I’m sure you’ve heard by now that the Phillies fired their manager on Friday, which drew some attention in Yankees Universe because it was former Yankees manager Joe Girardi. Let’s dig a little deeper into Joe’s managerial history and see if we can learn anything from all this, beyond the obvious “hot takes”.
To properly frame this conversation, we need to go back in time a little bit. Specifically almost exactly five years ago to the day – June 5th, 2017. The Yankees were playing in Toronto against the Blue Jays, with the game tied at two runs apiece, heading into the bottom of the eighth.
Then Yankees manager Joe Girardi decided to deploy his bullpen, which in 2017, had considerable resources. Adam Warren was having a very good season, Aroldis Chapman was prime Aroldis Chapman, Dellin Betances kayed 38 percent of the batters he faced, and Chad Green was the best AL reliever not named Craig Kimbrel or Andrew Miller.
Betances may have been ruled out because he was used the night before, as Girardi decided to use the four-time All-Star and strikeout machine to close out a seven-run lead. No, that’s not a misprint. With a 7-0 lead in the ninth inning, Girardi didn’t go to Jonathan Holder or Bryan Mitchell, he decided to use an elephant gun on an ant, and used one of the best relievers in the AL for mop-up duty.
So on this night, when he found his team in a tight spot, Joey Bullpen didn’t use any of the aforementioned solid options and decided instead to go with Tyler Clippard. (No disrespect to Clippard, he’s had a good career, but he could never be confused with any of the above pitchers.) Rather predictably – to Yankees fans anyway – Clippard allowed a leadoff home run to Josh Donaldson of all people, and the Yankees would go on to lose the game 3-2.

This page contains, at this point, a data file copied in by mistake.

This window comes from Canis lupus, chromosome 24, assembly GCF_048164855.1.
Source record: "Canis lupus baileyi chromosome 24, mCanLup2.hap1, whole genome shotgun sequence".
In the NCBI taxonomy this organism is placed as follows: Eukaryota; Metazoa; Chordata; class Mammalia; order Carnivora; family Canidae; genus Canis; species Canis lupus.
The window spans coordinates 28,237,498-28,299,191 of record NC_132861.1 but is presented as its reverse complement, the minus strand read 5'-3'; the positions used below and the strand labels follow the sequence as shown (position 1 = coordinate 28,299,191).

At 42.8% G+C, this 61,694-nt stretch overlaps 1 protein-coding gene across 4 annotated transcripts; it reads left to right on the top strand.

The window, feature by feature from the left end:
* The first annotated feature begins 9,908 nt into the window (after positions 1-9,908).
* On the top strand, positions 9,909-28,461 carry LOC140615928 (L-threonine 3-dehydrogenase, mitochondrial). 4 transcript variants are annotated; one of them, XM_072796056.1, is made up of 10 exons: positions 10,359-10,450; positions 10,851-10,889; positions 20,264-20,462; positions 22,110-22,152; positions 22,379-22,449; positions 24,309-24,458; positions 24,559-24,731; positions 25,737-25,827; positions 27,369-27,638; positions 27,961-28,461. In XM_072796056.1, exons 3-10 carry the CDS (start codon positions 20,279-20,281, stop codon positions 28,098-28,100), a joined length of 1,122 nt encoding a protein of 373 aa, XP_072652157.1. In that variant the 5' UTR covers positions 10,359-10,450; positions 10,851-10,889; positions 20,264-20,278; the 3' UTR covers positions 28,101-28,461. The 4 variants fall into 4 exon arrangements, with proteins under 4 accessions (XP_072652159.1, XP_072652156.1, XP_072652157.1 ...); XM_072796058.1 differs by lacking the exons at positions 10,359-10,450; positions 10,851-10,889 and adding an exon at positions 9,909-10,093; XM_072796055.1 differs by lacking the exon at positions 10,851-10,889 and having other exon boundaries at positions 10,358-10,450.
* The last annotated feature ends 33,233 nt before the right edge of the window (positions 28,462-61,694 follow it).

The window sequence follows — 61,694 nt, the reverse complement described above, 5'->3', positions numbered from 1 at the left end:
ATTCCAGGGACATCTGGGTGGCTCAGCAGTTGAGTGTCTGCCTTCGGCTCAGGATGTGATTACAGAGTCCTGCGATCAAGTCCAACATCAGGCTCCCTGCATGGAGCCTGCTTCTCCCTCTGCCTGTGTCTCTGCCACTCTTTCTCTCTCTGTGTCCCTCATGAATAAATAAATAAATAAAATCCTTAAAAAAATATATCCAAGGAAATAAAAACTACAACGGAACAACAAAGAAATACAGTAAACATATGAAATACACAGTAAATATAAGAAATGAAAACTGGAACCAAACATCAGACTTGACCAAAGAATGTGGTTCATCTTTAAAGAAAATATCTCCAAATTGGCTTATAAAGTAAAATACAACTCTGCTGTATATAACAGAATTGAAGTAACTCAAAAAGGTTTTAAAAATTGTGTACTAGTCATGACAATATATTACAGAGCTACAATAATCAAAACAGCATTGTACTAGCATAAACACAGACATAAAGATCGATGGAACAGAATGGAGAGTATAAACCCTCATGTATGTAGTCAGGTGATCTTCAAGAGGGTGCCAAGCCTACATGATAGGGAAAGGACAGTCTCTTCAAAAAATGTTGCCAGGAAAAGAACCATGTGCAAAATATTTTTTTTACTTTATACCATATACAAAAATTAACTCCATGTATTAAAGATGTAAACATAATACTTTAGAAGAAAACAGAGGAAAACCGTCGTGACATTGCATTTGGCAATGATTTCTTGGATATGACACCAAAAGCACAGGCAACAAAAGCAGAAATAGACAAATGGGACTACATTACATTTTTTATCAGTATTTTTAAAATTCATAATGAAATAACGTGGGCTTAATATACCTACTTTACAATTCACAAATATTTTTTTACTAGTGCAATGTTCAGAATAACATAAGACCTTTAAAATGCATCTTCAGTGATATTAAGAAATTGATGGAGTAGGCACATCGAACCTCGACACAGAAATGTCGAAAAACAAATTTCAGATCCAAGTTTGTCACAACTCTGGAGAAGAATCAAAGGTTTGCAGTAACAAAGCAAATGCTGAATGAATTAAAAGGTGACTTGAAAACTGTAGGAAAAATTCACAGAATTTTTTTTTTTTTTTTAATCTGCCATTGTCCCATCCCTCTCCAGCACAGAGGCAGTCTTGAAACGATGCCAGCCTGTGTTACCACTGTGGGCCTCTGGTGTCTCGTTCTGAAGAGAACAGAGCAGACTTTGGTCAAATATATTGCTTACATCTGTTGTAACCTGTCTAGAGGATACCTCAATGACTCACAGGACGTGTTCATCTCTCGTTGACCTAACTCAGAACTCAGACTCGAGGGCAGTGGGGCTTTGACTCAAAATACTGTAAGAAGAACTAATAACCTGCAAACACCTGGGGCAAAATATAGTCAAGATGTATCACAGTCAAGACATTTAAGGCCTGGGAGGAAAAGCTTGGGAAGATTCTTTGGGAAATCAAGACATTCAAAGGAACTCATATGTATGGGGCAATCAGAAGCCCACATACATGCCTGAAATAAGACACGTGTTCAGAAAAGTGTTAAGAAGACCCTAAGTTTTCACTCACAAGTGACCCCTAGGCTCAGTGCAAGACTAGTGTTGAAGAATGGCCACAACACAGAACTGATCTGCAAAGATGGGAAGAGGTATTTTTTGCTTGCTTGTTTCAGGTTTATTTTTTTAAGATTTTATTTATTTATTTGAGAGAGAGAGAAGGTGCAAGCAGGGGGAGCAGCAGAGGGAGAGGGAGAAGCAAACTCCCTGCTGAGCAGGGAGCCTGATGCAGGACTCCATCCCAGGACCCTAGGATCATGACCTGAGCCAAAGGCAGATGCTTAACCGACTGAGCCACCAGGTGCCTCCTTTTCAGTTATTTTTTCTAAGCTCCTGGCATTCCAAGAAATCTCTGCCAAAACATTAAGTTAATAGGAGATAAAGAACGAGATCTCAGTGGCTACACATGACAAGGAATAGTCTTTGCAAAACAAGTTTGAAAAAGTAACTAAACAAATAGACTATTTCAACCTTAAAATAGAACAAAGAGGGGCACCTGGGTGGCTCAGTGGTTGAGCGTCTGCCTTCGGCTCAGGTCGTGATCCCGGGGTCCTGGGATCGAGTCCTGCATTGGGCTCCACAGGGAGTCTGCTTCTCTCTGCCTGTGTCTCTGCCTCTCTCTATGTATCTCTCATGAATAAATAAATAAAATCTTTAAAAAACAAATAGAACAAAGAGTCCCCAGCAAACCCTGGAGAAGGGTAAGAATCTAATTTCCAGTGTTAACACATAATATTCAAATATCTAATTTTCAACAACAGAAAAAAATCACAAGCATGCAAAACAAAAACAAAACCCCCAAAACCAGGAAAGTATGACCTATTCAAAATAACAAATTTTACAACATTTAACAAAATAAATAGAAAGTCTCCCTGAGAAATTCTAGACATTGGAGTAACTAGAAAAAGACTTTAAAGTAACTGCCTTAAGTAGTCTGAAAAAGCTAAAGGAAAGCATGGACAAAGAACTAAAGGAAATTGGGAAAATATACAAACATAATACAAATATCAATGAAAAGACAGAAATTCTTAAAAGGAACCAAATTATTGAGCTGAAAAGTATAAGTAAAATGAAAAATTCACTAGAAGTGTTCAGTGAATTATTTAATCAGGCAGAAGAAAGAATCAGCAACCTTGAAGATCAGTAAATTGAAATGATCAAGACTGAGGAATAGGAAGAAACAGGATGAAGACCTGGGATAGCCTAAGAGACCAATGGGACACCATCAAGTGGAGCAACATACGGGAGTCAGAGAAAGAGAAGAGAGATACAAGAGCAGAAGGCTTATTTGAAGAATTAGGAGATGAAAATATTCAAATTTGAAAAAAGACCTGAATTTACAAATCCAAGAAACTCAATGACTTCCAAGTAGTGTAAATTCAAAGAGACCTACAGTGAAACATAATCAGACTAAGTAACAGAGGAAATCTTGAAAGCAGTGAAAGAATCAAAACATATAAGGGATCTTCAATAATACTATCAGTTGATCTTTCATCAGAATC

As I’ve written previously, I always get to my point even if I don’t use the interstate to get there, so if you’re wondering why I’m mentioning one managerial decision in one game five years ago, here’s why:
That was not an isolated incident. With Joe Girardi, the absolute nonsense of going to the back end of the bullpen in a tight spot instead of using your big guns was a regular occurrence, and it cost the team dearly. You may remember that the 2017 Yankees came within one game of the World Series, so you might be thinking it couldn’t have been that bad.
The 2017 Yankees went 91-71 during the regular season, but their run differential suggested their record could (should?) have been 100-62. As someone who pays attention to this stuff let me assure you that’s an unusually large discrepancy between an actual record and the Pythagorean record. It’s also significant in the sense that the Yankees lost the AL East to Boston by only two games, forcing them to play a coin flip Wild Card Game against the Twins.
A big part of the issue of underperforming in the W/L column is that the Yankees were an eyebrow-raising 18-26 in one-run games. If like me, you’re thinking that a team with a lockdown bullpen* shouldn’t be eight games below five hundred in close games, you’d be correct. Let this be a lesson kids, that bypassing your best relievers in tie games to use the back end of your bullpen is a very poor strategy – but that was Joey Bullpen.